Pearl Fishing

Well, I’m back from Vancouver, but on one of my last days there I saw a work-in-progress dance performance by local company 605 Collective at the Vancouver International Dance Festival. which I enjoyed, but after a mostly electronic soundtrack, I was surprised that the piece ended to the tune of Enrico Caruso singing this aria from Bizet‘s 1863 Pearl Fishers opera:

Probably the best known piece from this opera, but if you want to see the full picture, it’ll be receiving its first Met Opera production in 100 years in the forthcoming 2015-2016 season:

Vancouver Mountain Majesty

Since I’m in Vancouver for the week, I’ve been thinking about my favorite Vancouverite cartoonist, Angela Melick of Wasted Talent!

Copyright Angela Melick

Copyright Angela Melick

This is kind of like New York last week, nasty winter suddenly giving way to mild spring…  Though we don’t have the same sort of majestic natural setting…  One stereotype I’ve formed about Vancouver thanks to Angela is the importance of extreme outdoor sports…  so will bust out my hiking boots!  Or walking boots at least…

Maybe she’s the only Vancouverite cartoonist I know, actually…  But you can see her depiction of her town by looking through her Vancouver tag!

Putting the Canadian in Canadian Opera Company

So I’m in Vancouver, Canada for a week, and considering the last opera I saw was the Canadian Opera Company‘s performance of Semele at BAM last week it seems fitting to discuss their forthcoming season, which, fittingly, features the world premiere of a Canadian Opera!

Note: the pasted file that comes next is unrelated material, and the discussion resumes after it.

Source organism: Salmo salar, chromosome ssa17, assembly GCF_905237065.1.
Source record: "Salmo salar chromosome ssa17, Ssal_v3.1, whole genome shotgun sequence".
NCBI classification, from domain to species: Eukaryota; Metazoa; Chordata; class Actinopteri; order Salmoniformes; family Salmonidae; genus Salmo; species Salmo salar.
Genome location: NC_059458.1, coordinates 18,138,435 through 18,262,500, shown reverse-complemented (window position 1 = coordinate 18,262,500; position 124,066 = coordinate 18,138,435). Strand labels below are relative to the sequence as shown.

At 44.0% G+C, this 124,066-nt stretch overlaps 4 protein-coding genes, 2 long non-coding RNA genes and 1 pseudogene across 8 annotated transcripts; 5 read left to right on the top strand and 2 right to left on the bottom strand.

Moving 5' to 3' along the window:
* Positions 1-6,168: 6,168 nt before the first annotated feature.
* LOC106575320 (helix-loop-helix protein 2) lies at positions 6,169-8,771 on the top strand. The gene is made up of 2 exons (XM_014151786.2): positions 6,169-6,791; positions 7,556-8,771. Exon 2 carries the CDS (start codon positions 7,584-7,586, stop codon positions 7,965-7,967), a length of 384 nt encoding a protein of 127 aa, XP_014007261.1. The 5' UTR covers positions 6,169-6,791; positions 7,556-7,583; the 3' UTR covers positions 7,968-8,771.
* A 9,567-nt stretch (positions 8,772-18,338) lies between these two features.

In October, COC will give the world premiere of Barbara Monk Feldman‘s short 2010 opera, Pyramus and Thisbe.  It’s based on a tale from antiquity so the COC is presenting it alongside two short, similarly classically themed, pieces by the grandfather of opera, Claudio Monteverdi: a scena for three voices and an aria, which is the only fragment to survive from his second opera, L’Arianna, performed below by Italian soprano Anna Caterina Antonacci:

Here’s hoping I can make a return trip to Canada for this interesting early opera/premiere opera combo!

Live-in Library

Who doesn’t want to be surrounded by books they love?  Actually, I’ve recently been meaning to minimize the books in my life…  Library card for infinite free borrowed books, not picking up free books even though librarians are free book magnets, etc…  But I get Angela Melick‘s obsession…  books are excellent decoration if nothing else!  😉

Sleeping Betty nel Bosco

From The National Film Board of Canada, here’s a fun take on the story of Sleeping Beauty by director Claude Cloutier:

[vimeo http://vimeo.com/39056960]

SLEEPING BETTY from National Film Board of Canada on Vimeo

You can find lots of full films from throughout their history up on the NFB site (you can limit it to animation too, if you’re so inclined).

To offer an operatic counterpart, here’s the opening of Ottorino Respighi‘s 1922 opera, La Bella Dormente nel Bosco (available in full on Spotify too).

[youtube http://www.youtube.com/watch?v=xJGEAhDqaRU&w=350&h=300]

It was actually performed in 2005 by New York’s Gotham Chamber Opera in conjunction with Lincoln Center Festival and puppets by Basil Twist, as seen below.  Both the GCO & LCF have exciting events coming up this summer, so check them out. audio

Gotham Chamber Opera, Respighi's La Bella Dormente

Gotham Chamber Opera production of Respighi’s La Bella Dormente, photo by Stephanie Berger